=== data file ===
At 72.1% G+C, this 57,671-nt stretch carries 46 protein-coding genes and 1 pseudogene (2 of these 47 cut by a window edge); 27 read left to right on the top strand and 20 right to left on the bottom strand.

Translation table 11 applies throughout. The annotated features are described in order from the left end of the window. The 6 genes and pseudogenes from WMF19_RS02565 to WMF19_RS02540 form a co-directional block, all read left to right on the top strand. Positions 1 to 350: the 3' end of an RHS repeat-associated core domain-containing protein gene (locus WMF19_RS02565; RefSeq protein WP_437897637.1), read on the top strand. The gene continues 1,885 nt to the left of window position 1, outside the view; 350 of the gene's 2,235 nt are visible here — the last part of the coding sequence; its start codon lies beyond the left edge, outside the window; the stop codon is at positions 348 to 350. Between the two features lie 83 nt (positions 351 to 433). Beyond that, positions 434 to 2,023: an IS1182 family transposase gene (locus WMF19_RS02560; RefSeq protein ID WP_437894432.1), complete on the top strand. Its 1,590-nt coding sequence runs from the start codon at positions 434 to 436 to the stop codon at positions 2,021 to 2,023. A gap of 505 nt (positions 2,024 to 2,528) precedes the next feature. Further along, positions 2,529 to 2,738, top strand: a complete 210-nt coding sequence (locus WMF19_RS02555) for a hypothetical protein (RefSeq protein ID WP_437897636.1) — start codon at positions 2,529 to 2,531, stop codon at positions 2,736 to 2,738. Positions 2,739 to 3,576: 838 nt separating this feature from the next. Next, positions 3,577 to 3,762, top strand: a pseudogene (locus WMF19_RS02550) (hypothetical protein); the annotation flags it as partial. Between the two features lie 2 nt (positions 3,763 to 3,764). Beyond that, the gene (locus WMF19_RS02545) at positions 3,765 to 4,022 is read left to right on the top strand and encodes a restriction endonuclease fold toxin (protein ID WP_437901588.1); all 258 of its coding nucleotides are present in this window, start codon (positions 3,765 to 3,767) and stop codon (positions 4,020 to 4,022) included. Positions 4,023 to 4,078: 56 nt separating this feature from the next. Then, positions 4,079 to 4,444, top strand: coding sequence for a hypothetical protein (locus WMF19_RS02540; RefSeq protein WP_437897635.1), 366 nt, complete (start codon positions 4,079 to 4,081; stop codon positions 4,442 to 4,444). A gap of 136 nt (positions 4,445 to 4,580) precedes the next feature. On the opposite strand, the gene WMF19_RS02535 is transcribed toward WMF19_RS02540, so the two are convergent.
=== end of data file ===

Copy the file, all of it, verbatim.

At 72.1% G+C, this 57,671-nt stretch carries 46 protein-coding genes and 1 pseudogene (2 of these 47 cut by a window edge); 27 read left to right on the top strand and 20 right to left on the bottom strand.

Translation table 11 applies throughout. The annotated features are described in order from the left end of the window. The 6 genes and pseudogenes from WMF19_RS02565 to WMF19_RS02540 form a co-directional block, all read left to right on the top strand. Positions 1 to 350: the 3' end of an RHS repeat-associated core domain-containing protein gene (locus WMF19_RS02565; RefSeq protein WP_437897637.1), read on the top strand. The gene continues 1,885 nt to the left of window position 1, outside the view; 350 of the gene's 2,235 nt are visible here — the last part of the coding sequence; its start codon lies beyond the left edge, outside the window; the stop codon is at positions 348 to 350. Between the two features lie 83 nt (positions 351 to 433). Beyond that, positions 434 to 2,023: an IS1182 family transposase gene (locus WMF19_RS02560; RefSeq protein ID WP_437894432.1), complete on the top strand. Its 1,590-nt coding sequence runs from the start codon at positions 434 to 436 to the stop codon at positions 2,021 to 2,023. A gap of 505 nt (positions 2,024 to 2,528) precedes the next feature. Further along, positions 2,529 to 2,738, top strand: a complete 210-nt coding sequence (locus WMF19_RS02555) for a hypothetical protein (RefSeq protein ID WP_437897636.1) — start codon at positions 2,529 to 2,531, stop codon at positions 2,736 to 2,738. Positions 2,739 to 3,576: 838 nt separating this feature from the next. Next, positions 3,577 to 3,762, top strand: a pseudogene (locus WMF19_RS02550) (hypothetical protein); the annotation flags it as partial. Between the two features lie 2 nt (positions 3,763 to 3,764). Beyond that, the gene (locus WMF19_RS02545) at positions 3,765 to 4,022 is read left to right on the top strand and encodes a restriction endonuclease fold toxin (protein ID WP_437901588.1); all 258 of its coding nucleotides are present in this window, start codon (positions 3,765 to 3,767) and stop codon (positions 4,020 to 4,022) included. Positions 4,023 to 4,078: 56 nt separating this feature from the next. Then, positions 4,079 to 4,444, top strand: coding sequence for a hypothetical protein (locus WMF19_RS02540; RefSeq protein WP_437897635.1), 366 nt, complete (start codon positions 4,079 to 4,081; stop codon positions 4,442 to 4,444). A gap of 136 nt (positions 4,445 to 4,580) precedes the next feature. On the opposite strand, the gene WMF19_RS02535 is transcribed toward WMF19_RS02540, so the two are convergent.